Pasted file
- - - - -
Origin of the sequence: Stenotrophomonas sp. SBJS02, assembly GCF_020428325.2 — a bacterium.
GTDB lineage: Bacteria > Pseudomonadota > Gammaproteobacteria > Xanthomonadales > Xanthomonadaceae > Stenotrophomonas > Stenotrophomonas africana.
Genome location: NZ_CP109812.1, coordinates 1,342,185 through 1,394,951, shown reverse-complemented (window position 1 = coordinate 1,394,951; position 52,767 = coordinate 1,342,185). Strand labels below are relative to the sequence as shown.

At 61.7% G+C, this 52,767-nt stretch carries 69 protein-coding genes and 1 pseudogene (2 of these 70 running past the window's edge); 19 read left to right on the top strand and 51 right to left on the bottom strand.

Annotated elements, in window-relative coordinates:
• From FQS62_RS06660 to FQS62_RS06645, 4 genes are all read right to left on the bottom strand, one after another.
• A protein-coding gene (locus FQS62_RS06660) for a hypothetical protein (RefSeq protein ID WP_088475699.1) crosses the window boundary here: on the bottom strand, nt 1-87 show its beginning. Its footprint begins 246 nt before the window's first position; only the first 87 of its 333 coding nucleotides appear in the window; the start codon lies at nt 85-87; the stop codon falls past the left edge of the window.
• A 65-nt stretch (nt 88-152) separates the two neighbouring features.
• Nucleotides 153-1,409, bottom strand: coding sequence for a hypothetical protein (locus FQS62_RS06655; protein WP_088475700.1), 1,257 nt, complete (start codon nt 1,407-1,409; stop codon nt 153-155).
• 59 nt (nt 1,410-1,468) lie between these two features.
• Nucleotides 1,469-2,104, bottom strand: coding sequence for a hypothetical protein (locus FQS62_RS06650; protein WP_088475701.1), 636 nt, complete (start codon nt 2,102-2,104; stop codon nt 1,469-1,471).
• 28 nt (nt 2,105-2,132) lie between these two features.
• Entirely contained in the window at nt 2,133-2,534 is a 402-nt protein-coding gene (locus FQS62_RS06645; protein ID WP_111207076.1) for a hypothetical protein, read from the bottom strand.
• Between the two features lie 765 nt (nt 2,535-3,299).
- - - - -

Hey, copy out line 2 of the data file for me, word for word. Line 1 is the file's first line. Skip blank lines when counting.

GTDB lineage: Bacteria > Pseudomonadota > Gammaproteobacteria > Xanthomonadales > Xanthomonadaceae > Stenotrophomonas > Stenotrophomonas africana.